Gospel according to Luke (14:1, 7-14)
ON A SABBATH, Jesus went to dine at the home of one of the leading Pharisees, and the people there were observing him carefully.
He told a parable to those who had been invited, noticing how they were choosing the places of honor at the table. “When you are invited by someone to a wedding banquet, do not recline at the table in the place of honor. A more distinguished guest than you may have been invited by him and the host, who invited both of you, may approach you and say, ‘Give your place to this man,’ and then you would proceed with embarrassment to take the lowest place. Rather, when you are invited, go and take the lowest place so that when the host comes to you, he may say, ‘My friend, move up to a higher position.’ Then you will enjoy the esteem of your companions at the table. For every one who exalts himself will be humbled, but the one who humbles himself will be exalted.” Then he said to the host who invited him, “When you hold a lunch or a dinner, do not invite your friends or your brothers or your relatives or your wealthy neighbors, in case they may invite you back and you have repayment. Rather, when you hold a banquet, invite the poor, the crippled, the lame, the blind; blessed indeed will you be because of their inability to repay you. For you will be repaid at the resurrection of the righteous.”
Today’s First Reading and Gospel focus our reflections on humility. They also remind us of that popular biblical passage from the prophet Micah (6:8): “This is what Yahweh asks of you: only this, to act justly, to love tenderly, and to walk humbly with your God.” Personally, I recall and treasure the quote, since it was our chosen “class motto” while we were in the seminary preparing to be missionaries.
Many people may have a mistaken notion about “Christian humility.” It is not centered on thinking low of yourself or even denying your true worth, gifts, and talents. We readily accept that we are weak and sinful individuals, yet we always remain beloved creatures fashioned in God’s own image (Gn 1:26-27). Authentic humility is based on the recognition and thankful awareness that all the virtues we have originate in God’s love and grace. In addition, even if we fall into sin, authentic humility requires us to honestly acknowledge our faults and accept our need for God’s forgiveness.
Then, renewed by God’s grace, we strive to continue to offer genuine love and humble service to our neighbors.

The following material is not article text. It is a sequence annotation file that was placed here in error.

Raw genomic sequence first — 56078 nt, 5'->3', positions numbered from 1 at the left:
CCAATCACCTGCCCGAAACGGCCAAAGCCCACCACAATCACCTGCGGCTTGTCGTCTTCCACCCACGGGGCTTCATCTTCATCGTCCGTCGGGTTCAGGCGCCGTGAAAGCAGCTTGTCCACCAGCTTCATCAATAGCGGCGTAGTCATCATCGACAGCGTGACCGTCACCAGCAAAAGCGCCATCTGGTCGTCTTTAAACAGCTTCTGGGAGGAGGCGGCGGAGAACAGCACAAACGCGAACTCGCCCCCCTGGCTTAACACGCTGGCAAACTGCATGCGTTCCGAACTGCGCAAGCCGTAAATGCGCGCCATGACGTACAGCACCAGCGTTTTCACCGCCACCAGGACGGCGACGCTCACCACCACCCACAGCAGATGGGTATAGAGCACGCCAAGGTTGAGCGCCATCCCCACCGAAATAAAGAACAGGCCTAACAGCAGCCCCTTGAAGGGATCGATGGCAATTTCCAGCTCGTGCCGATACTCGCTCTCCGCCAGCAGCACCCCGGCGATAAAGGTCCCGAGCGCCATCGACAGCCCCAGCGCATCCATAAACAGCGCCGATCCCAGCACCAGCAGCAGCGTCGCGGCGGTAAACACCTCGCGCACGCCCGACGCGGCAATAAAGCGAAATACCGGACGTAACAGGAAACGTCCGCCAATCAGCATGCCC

Mary as Model. Christians can look to Mary as a shining example of humility, for even when she is told by the angel that she had been chosen to be the Mother of the Messiah – the very Son of God – she referred to herself as the mere “handmaid of the Lord” (Lk 138). It is noteworthy that the word “handmaid” in the original New Testament Greek is doula, which literally means “slave.” Such was Mary’s humility; she put her life totally at God’s disposal.
Mary’s humility shines out further as she gives all glory and praise to God for the privileges she has received. She declares in her Magnificat (Lk 1:46-49): “My soul proclaims the greatness of the Lord and my spirit exults in God my savior; because he has looked upon his lowly (slave). From this day forward all generations will call me blessed, for the Almighty has done great things for me.”
Reflection of John Paul II. In his homily for the fiftieth anniversary of Pope Pius XII’s definition of the dogma of Mary’s assumption into heaven (November 1,1950-2000), St. John Paul II noted that in her Magnificat, “Mary shows what constituted the foundation of her holiness: deep humility… Before the mystery of grace, the experience of a particular presence of God who has rested his gaze upon her, Mary feels a natural impulse of humility… It is the reaction of someone who is fully aware of her own littleness before the greatness of God.”
The Pope continues: “This humility of spirit, this complete submission in faith, is particularly expressed in her ‘fiat’: ‘Behold, I am the handmaid of the Lord.”’ TruIy, “the greatness of the gift corresponds to the depth of humility.”
Conclusion. In its most profound and most beautiful sense, humility simply means to strive to be like Jesus, Mary, the saints, and many other ordinary Christians whom we personally know. We seek to imitate Jesus, who said: “Learn from me, for I am meek and humble of hearts.” (Mt 11:29) Humility invites us to be like Jesus, who said: “The Son of Man did not come to be served but to serve.” (Mk 10:45) It means to “walk humbly with your God.” (Mi 6:8) – Fr. James H. Kroeger, MM